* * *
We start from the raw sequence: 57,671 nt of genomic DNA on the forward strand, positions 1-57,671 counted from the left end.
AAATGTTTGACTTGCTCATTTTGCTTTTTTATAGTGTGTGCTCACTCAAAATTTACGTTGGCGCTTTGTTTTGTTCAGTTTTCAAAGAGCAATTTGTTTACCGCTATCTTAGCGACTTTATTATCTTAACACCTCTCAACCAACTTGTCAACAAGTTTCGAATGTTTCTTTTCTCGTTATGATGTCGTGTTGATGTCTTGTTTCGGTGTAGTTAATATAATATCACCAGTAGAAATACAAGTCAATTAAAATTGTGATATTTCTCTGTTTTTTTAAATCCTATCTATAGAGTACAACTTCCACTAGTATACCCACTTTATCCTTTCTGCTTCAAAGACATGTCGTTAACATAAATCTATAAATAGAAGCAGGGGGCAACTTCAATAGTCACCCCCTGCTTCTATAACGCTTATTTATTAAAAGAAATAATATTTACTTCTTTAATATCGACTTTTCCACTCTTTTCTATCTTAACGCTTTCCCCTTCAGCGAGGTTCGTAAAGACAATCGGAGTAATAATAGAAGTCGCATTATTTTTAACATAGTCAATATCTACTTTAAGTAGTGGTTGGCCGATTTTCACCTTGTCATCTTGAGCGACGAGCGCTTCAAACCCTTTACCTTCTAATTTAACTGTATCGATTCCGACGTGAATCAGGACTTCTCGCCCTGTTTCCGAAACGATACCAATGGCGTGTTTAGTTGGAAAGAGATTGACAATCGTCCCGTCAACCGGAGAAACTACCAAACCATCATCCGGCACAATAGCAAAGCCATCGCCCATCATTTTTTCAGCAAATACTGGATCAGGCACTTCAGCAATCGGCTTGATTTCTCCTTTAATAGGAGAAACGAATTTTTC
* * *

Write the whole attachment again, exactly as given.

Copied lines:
We start from the raw sequence: 57,671 nt of genomic DNA on the forward strand, positions 1-57,671 counted from the left end.
AAATGTTTGACTTGCTCATTTTGCTTTTTTATAGTGTGTGCTCACTCAAAATTTACGTTGGCGCTTTGTTTTGTTCAGTTTTCAAAGAGCAATTTGTTTACCGCTATCTTAGCGACTTTATTATCTTAACACCTCTCAACCAACTTGTCAACAAGTTTCGAATGTTTCTTTTCTCGTTATGATGTCGTGTTGATGTCTTGTTTCGGTGTAGTTAATATAATATCACCAGTAGAAATACAAGTCAATTAAAATTGTGATATTTCTCTGTTTTTTTAAATCCTATCTATAGAGTACAACTTCCACTAGTATACCCACTTTATCCTTTCTGCTTCAAAGACATGTCGTTAACATAAATCTATAAATAGAAGCAGGGGGCAACTTCAATAGTCACCCCCTGCTTCTATAACGCTTATTTATTAAAAGAAATAATATTTACTTCTTTAATATCGACTTTTCCACTCTTTTCTATCTTAACGCTTTCCCCTTCAGCGAGGTTCGTAAAGACAATCGGAGTAATAATAGAAGTCGCATTATTTTTAACATAGTCAATATCTACTTTAAGTAGTGGTTGGCCGATTTTCACCTTGTCATCTTGAGCGACGAGCGCTTCAAACCCTTTACCTTCTAATTTAACTGTATCGATTCCGACGTGAATCAGGACTTCTCGCCCTGTTTCCGAAACGATACCAATGGCGTGTTTAGTTGGAAAGAGATTGACAATCGTCCCGTCAACCGGAGAAACTACCAAACCATCATCCGGCACAATAGCAAAGCCATCGCCCATCATTTTTTCAGCAAATACTGGATCAGGCACTTCAGCAATCGGCTTGATTTCTCCTTTAATAGGAGAAACGAATTTTTC